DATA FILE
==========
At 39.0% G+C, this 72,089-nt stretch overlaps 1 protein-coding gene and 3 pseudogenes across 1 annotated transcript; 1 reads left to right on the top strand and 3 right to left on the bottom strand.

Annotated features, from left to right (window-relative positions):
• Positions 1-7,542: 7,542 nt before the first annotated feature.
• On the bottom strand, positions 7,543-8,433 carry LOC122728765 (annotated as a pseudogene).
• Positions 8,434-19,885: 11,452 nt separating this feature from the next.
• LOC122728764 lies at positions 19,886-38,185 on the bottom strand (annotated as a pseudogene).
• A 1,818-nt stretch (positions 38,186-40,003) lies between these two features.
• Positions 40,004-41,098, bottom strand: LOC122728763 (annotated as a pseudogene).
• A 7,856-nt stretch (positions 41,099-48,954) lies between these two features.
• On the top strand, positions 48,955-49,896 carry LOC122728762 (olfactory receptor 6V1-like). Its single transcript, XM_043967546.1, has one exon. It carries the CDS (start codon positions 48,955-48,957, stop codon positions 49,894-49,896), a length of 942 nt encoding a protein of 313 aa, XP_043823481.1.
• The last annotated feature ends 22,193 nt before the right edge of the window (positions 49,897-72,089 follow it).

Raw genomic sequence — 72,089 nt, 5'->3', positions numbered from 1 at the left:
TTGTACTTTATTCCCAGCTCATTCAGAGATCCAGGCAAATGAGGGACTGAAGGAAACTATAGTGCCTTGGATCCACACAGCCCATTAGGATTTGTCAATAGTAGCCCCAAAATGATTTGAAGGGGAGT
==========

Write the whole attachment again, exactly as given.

At 39.0% G+C, this 72,089-nt stretch overlaps 1 protein-coding gene and 3 pseudogenes across 1 annotated transcript; 1 reads left to right on the top strand and 3 right to left on the bottom strand.

Annotated features, from left to right (window-relative positions):
• Positions 1-7,542: 7,542 nt before the first annotated feature.
• On the bottom strand, positions 7,543-8,433 carry LOC122728765 (annotated as a pseudogene).
• Positions 8,434-19,885: 11,452 nt separating this feature from the next.
• LOC122728764 lies at positions 19,886-38,185 on the bottom strand (annotated as a pseudogene).
• A 1,818-nt stretch (positions 38,186-40,003) lies between these two features.
• Positions 40,004-41,098, bottom strand: LOC122728763 (annotated as a pseudogene).
• A 7,856-nt stretch (positions 41,099-48,954) lies between these two features.
• On the top strand, positions 48,955-49,896 carry LOC122728762 (olfactory receptor 6V1-like). Its single transcript, XM_043967546.1, has one exon. It carries the CDS (start codon positions 48,955-48,957, stop codon positions 49,894-49,896), a length of 942 nt encoding a protein of 313 aa, XP_043823481.1.
• The last annotated feature ends 22,193 nt before the right edge of the window (positions 49,897-72,089 follow it).

Raw genomic sequence — 72,089 nt, 5'->3', positions numbered from 1 at the left:
TTGTACTTTATTCCCAGCTCATTCAGAGATCCAGGCAAATGAGGGACTGAAGGAAACTATAGTGCCTTGGATCCACACAGCCCATTAGGATTTGTCAATAGTAGCCCCAAAATGATTTGAAGGGGAGT